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Cybersecurity in Insurance: Key Threats and Ways to Mitigate

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Recently, the Insurance Regulatory and Development Authority of India (IRDAI) has formed a working group committee to revisit its information and security guidelines amid the exponential increase in cyberattacks across the globe in the wake of covid-19.

In many ways, the insurance operators are perhaps one of the most exposed entities to cybercrime. You may ask, Why. This is due to the large amount of money and the data that they operate with, which inevitably attracts cyber-criminals like bees to honey. Further, insurance companies are now using digital channels to strengthen their relationship with customers and offer new products/services. Insurers are building ecosystems, storing large amounts of personal data about their clients. Mobile apps are becoming increasingly sophisticated. Insurers are also tracking data found on other smart devices of the customers such as smartwatches to evaluate risks better and to offer customized rates.

The insurance sector is under pressure to embrace innovation and modernize its systems. The use of technology is undoubtedly changing the insurance industry. However, this trend means that insurers will need to become even more vigilant about cybersecurity. While digital innovations provide competitive advantages to the insurers, they also introduce the risk of cyber-attacks.

Key Cyber Threats for Insurance Industry:

  1. Social Engineeringe. psychological manipulation of people into performing actions or divulging confidential information
  2. Data Breaches or Exfiltratione. any unauthorized movement of data
  3. Phishing Emails designed to get victims to interact and establish a rapport
  4. Identity Theft that allows the criminal to steal money from any credit card companies or lenders who extend credit based on the fake identity
  5. Cybercrime as a Service (CaaS) including Malware/Ransomware as a Service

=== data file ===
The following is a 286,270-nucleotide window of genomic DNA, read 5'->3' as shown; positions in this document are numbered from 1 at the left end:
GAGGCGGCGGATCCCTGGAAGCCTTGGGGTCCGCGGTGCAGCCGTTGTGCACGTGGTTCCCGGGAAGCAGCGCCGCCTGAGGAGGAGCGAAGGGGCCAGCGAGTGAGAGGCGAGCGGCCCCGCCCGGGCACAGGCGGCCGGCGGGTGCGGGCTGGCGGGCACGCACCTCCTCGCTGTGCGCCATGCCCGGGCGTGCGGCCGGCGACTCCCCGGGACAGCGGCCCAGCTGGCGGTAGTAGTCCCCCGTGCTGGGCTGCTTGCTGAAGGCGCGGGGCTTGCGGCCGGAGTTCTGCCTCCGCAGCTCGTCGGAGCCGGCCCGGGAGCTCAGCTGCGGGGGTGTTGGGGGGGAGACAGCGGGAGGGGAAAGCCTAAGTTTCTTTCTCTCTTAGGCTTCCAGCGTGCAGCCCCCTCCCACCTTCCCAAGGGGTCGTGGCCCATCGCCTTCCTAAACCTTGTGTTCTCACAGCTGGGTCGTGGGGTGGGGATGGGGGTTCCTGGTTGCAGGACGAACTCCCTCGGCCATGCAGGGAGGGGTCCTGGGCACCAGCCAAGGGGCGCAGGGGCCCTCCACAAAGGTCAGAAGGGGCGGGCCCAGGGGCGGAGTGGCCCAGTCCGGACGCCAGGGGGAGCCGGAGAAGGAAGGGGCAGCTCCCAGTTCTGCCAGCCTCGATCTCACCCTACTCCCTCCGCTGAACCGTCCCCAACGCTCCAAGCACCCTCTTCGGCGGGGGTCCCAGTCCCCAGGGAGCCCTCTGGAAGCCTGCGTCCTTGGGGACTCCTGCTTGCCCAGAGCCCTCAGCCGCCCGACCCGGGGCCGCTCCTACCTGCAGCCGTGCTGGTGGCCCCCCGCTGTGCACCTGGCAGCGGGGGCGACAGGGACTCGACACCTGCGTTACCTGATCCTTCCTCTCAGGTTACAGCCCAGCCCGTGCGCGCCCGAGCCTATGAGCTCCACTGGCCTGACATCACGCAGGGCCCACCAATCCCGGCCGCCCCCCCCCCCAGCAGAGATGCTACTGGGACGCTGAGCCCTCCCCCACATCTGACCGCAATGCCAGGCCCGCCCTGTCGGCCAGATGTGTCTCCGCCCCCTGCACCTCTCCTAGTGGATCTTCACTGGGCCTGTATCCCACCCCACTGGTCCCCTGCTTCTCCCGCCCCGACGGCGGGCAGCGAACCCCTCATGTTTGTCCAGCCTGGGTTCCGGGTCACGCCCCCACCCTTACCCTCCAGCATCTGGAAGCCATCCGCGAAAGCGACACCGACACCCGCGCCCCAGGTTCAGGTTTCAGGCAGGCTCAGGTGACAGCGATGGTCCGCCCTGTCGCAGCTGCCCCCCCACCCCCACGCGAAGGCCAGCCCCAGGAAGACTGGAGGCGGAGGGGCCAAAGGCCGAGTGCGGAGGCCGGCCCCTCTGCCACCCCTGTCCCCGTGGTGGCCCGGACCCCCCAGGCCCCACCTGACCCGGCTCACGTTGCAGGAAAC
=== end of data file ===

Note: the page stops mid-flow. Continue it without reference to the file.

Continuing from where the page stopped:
How Can Insurers Mitigate Cybersecurity Risks?

  • Ensure secure access to data by means of zero trust policy including two-factor authentication (TFA). By integrating TFA with your applications, attackers are unable to access your accounts without possessing your physical device needed to complete the second factor.
  • Prevent misuse of privileges by means of Privileged Access Management (PAM) and Privileged Identity Management (PIM). This will help to ensure that hackers are not able to exploit privileged accounts within your IT ecosystem.
  • Increase cybersecurity awareness of your customers as well as employees. Training them about safe online computing, strong passwords, social engineering and more, will help your organization to create a first line of cyber defense and prevent unintentional breach of sensitive business data.
  • Adopt a multi-layered defense strategy. Cybersecurity is not just about building a firewall around your database. It should go much further to protect you and your customers from all types of risks by considering every aspect of an attack.
  • Monitor user activity by means of user activity monitoring (UAM) solutions that track end user behavior on devices, networks, and other company-owned IT resources. Such tools help to detect and stop insider threats, whether unintentional or with malicious intent.
  • Use data encryption where sensitive information is encoded and can only be accessed or decrypted by a user with the correct encryption key.
  • Develop an incident response plan to ensure that your organization is prepared to detect, respond to, and recover from a cyber incident. The objective is to recover as quickly as possible.
  • Put in place a Business Email Compromise (BEC) shield. BEC is a growing threat to businesses in every type of sector. AI-enabled email security & fraud prevention tools can recognize and flag fraud attempts that would otherwise surpass common spam filters.
  • Focus on network security i.e. taking preventative measures to protect the underlying networking infrastructure from unauthorized access, misuse, malfunction etc. A good network security system helps business reduce the risk of falling victim of data theft and sabotage. It also ensures that shared data is kept secure.

Wrapping up

Cyber-attacks on insurance companies can be devastating given the sensitive nature of data that insurance companies collect from their customers. Besides the financial costs and damage to brand’s reputation caused by cyber-attacks, insurers can also expect penalties from regulators if they fail to adhere to cybersecurity protocols. Thus, insurers need to proactively develop strategies to mitigate cyber risks. Insurance companies should not look at technology as an inhibitor due to the cyber risks associated with it. They should look at technology as an opportunity to create a secure digital ecosystem to cater to the needs of the modern customers.

Lastly, the insurers should not neglect cybersecurity considering it to be a costly or a complex affair. They must realize that the cost of negligence is always higher than the cost of measures taken to bolster cybersecurity!

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